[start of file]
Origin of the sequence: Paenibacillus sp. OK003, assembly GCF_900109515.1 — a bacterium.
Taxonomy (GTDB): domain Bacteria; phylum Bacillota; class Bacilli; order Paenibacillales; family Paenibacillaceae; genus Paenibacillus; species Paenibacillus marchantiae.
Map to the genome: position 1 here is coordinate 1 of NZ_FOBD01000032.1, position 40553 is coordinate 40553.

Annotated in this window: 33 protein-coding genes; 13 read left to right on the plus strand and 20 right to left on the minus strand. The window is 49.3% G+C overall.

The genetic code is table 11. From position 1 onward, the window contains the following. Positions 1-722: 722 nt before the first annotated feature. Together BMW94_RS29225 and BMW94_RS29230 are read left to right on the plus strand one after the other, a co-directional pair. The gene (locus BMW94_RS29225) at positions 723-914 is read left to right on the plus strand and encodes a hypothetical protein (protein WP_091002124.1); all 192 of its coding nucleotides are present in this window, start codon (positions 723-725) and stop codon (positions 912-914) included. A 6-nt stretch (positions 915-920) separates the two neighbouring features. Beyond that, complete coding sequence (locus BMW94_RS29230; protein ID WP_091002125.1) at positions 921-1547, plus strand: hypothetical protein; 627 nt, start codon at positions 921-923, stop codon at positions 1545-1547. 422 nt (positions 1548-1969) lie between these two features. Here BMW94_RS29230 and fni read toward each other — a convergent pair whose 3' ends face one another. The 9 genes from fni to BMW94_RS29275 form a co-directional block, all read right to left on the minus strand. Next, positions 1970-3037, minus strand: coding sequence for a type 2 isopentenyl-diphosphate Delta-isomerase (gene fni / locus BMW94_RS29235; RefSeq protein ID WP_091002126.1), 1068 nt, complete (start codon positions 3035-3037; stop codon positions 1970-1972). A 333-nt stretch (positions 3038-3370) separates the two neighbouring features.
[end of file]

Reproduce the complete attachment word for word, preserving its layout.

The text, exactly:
Origin of the sequence: Paenibacillus sp. OK003, assembly GCF_900109515.1 — a bacterium.
Taxonomy (GTDB): domain Bacteria; phylum Bacillota; class Bacilli; order Paenibacillales; family Paenibacillaceae; genus Paenibacillus; species Paenibacillus marchantiae.
Map to the genome: position 1 here is coordinate 1 of NZ_FOBD01000032.1, position 40553 is coordinate 40553.

Annotated in this window: 33 protein-coding genes; 13 read left to right on the plus strand and 20 right to left on the minus strand. The window is 49.3% G+C overall.

The genetic code is table 11. From position 1 onward, the window contains the following. Positions 1-722: 722 nt before the first annotated feature. Together BMW94_RS29225 and BMW94_RS29230 are read left to right on the plus strand one after the other, a co-directional pair. The gene (locus BMW94_RS29225) at positions 723-914 is read left to right on the plus strand and encodes a hypothetical protein (protein WP_091002124.1); all 192 of its coding nucleotides are present in this window, start codon (positions 723-725) and stop codon (positions 912-914) included. A 6-nt stretch (positions 915-920) separates the two neighbouring features. Beyond that, complete coding sequence (locus BMW94_RS29230; protein ID WP_091002125.1) at positions 921-1547, plus strand: hypothetical protein; 627 nt, start codon at positions 921-923, stop codon at positions 1545-1547. 422 nt (positions 1548-1969) lie between these two features. Here BMW94_RS29230 and fni read toward each other — a convergent pair whose 3' ends face one another. The 9 genes from fni to BMW94_RS29275 form a co-directional block, all read right to left on the minus strand. Next, positions 1970-3037, minus strand: coding sequence for a type 2 isopentenyl-diphosphate Delta-isomerase (gene fni / locus BMW94_RS29235; RefSeq protein ID WP_091002126.1), 1068 nt, complete (start codon positions 3035-3037; stop codon positions 1970-1972). A 333-nt stretch (positions 3038-3370) separates the two neighbouring features.